Green group takes energy fight to Jerusalem park

Natural gas can bring transformation... but this will not happen if we do not make our voices heard, says environmental activist.

Green Course members at Sacher Park 370 (photo credit: Green Course Givat Ram Chapter)
Green Course members at Sacher Park 370
(photo credit: Green Course Givat Ram Chapter)
Amid the barbecues and picnics at Jerusalem’s Sacher Park, members of an environmental activism group invoked the memory of David Ben-Gurion and called for a more stringent policy on natural gas exports Tuesday afternoon on what they described as an “Energy Independence Day.”
Leading the protest were Hebrew University members of Green Course, a volunteer environmental organization with chapters on university and college campuses all over the country. One student dressed as Ben-Gurion rambled among families and picnickers, urging them to refuse to let the government export what the activists feel are massive amounts of natural gas.
“We are going out on a positive and celebratory day to tell Israelis about the wonderful gift we have received and the unbearable ease with which we might lose it if we do not demand that decision-makers protect our interests,” said Nicole Baker, the coordinator of the Gan Sacher event.
While the newly flowing 250-billion-cubic-meter Tamar gas reservoir will supply Israelis with enough of the resource for about 25 years, its neighbor Leviathan – about double the size – will likely be used in part for export. The government has yet to decide on the exact quantities allocated for export, but the Zemach Committee recommended in the early fall last year permitting no more than 500 billion cubic meters for that purpose.
This suggested figure has had environmental activists and officials – including Environmental Protection Minister Amir Peretz and his predecessor Gilad Erdan – up in arms, as they feel much more must be kept in Israeli hands. Members of Green Course sent a letter to Energy and Water Minister Silvan Shalom this month expressing their concerns about the export figures, while environmental advocacy group Adam Teva V’Din (Israel Union for Environmental Defense) distributed a question- and-answer guide to that same effect among MKs.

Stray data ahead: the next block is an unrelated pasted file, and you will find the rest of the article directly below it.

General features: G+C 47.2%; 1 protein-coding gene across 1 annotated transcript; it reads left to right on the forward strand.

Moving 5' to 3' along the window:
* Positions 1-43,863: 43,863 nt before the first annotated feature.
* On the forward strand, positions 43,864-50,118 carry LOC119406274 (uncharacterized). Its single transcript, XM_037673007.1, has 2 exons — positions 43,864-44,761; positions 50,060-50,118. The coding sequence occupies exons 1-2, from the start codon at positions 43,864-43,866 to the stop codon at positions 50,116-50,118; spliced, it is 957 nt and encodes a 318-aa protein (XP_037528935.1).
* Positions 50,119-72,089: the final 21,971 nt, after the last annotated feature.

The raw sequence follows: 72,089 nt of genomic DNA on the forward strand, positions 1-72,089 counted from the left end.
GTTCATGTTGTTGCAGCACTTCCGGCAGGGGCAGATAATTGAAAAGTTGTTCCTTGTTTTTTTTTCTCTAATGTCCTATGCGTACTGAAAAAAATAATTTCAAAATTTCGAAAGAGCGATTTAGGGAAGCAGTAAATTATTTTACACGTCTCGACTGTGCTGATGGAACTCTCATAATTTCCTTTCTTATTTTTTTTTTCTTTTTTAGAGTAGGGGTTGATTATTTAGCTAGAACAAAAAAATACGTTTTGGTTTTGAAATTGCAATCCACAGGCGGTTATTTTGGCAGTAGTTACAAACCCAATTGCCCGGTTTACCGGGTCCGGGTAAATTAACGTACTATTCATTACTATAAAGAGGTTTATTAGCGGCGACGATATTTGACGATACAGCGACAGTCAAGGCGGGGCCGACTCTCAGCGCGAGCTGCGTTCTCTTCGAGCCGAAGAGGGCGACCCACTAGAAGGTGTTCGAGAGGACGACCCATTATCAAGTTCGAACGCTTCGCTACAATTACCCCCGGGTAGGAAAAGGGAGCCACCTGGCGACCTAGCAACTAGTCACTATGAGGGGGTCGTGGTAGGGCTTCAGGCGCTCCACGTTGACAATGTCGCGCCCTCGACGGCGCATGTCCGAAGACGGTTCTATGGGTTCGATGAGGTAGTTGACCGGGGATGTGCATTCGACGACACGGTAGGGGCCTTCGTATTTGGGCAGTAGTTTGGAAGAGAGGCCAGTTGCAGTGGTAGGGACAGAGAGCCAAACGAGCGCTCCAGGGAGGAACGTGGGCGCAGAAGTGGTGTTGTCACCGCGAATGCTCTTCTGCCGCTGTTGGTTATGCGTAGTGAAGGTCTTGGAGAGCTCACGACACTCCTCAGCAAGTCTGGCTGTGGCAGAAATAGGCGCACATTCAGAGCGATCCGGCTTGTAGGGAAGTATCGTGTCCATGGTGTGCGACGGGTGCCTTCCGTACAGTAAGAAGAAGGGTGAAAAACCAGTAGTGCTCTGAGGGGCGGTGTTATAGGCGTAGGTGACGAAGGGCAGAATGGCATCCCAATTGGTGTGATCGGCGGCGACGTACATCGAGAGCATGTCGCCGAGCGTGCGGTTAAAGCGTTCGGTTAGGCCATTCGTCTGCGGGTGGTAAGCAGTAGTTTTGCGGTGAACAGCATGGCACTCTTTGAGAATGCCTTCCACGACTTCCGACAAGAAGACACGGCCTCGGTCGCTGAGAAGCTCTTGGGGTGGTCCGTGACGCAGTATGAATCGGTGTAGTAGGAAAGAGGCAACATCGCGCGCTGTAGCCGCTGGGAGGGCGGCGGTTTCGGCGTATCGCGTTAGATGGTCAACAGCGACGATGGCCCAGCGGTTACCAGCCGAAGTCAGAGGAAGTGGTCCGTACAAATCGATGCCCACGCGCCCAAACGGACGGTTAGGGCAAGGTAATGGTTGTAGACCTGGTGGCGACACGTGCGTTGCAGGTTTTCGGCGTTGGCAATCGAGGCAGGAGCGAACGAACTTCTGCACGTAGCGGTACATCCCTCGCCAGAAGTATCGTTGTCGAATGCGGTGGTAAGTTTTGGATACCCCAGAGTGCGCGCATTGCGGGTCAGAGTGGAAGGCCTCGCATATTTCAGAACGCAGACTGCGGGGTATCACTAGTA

A major element of concern among environmentalists is that the government would be determining an export allocation cap before actually knowing for sure the exact quantity of gas that Leviathan contains.
In Gan Sacher, the Green Course members milled around the picnickers and stressed that the government must keep enough natural gas to serve Israelis for 50 years, engaging children in activities that also relayed this message.
The activists emphasized that their efforts are part of a much greater environmental trend that has overtaken the country, and that there are already 11 green organizations campaigning for this cause.
Following Finance Minister Yair Lapid’s declaration last week that he aims to establish a public committee to reexamine exploitation of the country’s natural resources by private enterprises, Green Course has likewise demanded that natural gas be one of the reassessed resources. Such action would require reopening the conclusions of the Sheshinski Committee, which determined a new taxation method for oil and gas exploitation in Israel and was approved by the Knesset on March 30, 2011.
If such a reassessment were to occur, the CEO and chairman of the largest stakeholder in the drilling – Charles Davidson of Noble Energy – said he would reconsider the company’s presence in Israel’s Mediterranean waters. Such a move, he warned, would “scare off” companies interested in exploring gas in Israel.
Supporting the conclusions of the Zemach Committee, Davidson told reporters at a meeting last week that an ample export allocation will encourage more companies to come and continue to seek new gas reserves in the region, as they will understand that multiple markets are available.
The influx of gas into Israel that has already begun from the Tamar reservoir is gearing the country toward a more secure economic and environmental future, as the government has instantly begun receiving levies and royalties from the gas coming, Davidson explained. Meanwhile, because natural gas is a much cleaner resource than coal or fuel oil, using the amount of the resource in Tamar will be equivalent to removing 195 millions of tons of carbon dioxide from the air – or all the cars in Israel for 14 years, he noted.
By allowing exports, the government will likewise instantly receive even greater amounts of tax revenue and will open the door for further exploration that can benefit the country both domestically and as an exporter, the CEO explained. Meanwhile, Davidson warned, no drilling at all can begin in Leviathan until an export policy is approved, as the drilling infrastructure in the reservoir will be arranged for both domestic and export purposes.
“Because we have discovered so much gas in the Eastern Mediterranean, there is much more than is needed for the local market,” Davidson said.
“We have encouraged the government of Israel to move forward on the numbers for export.”
But the country’s environmentalists are convinced neither that sufficient gas has been allocated domestically nor that the government should move forward with its plan.
“Natural gas can bring here a real economic and environmental transformation, leveraging industry, creating thousands of jobs and saving Israeli families thousands of shekels cumulatively – but this will not happen if we do not make our voices heard,” said Baker from Green Course.
“We call on Israeli citizens not to be suckers, and to resist the Zemach Committee’s conclusions, in order to protect the property of all of us.”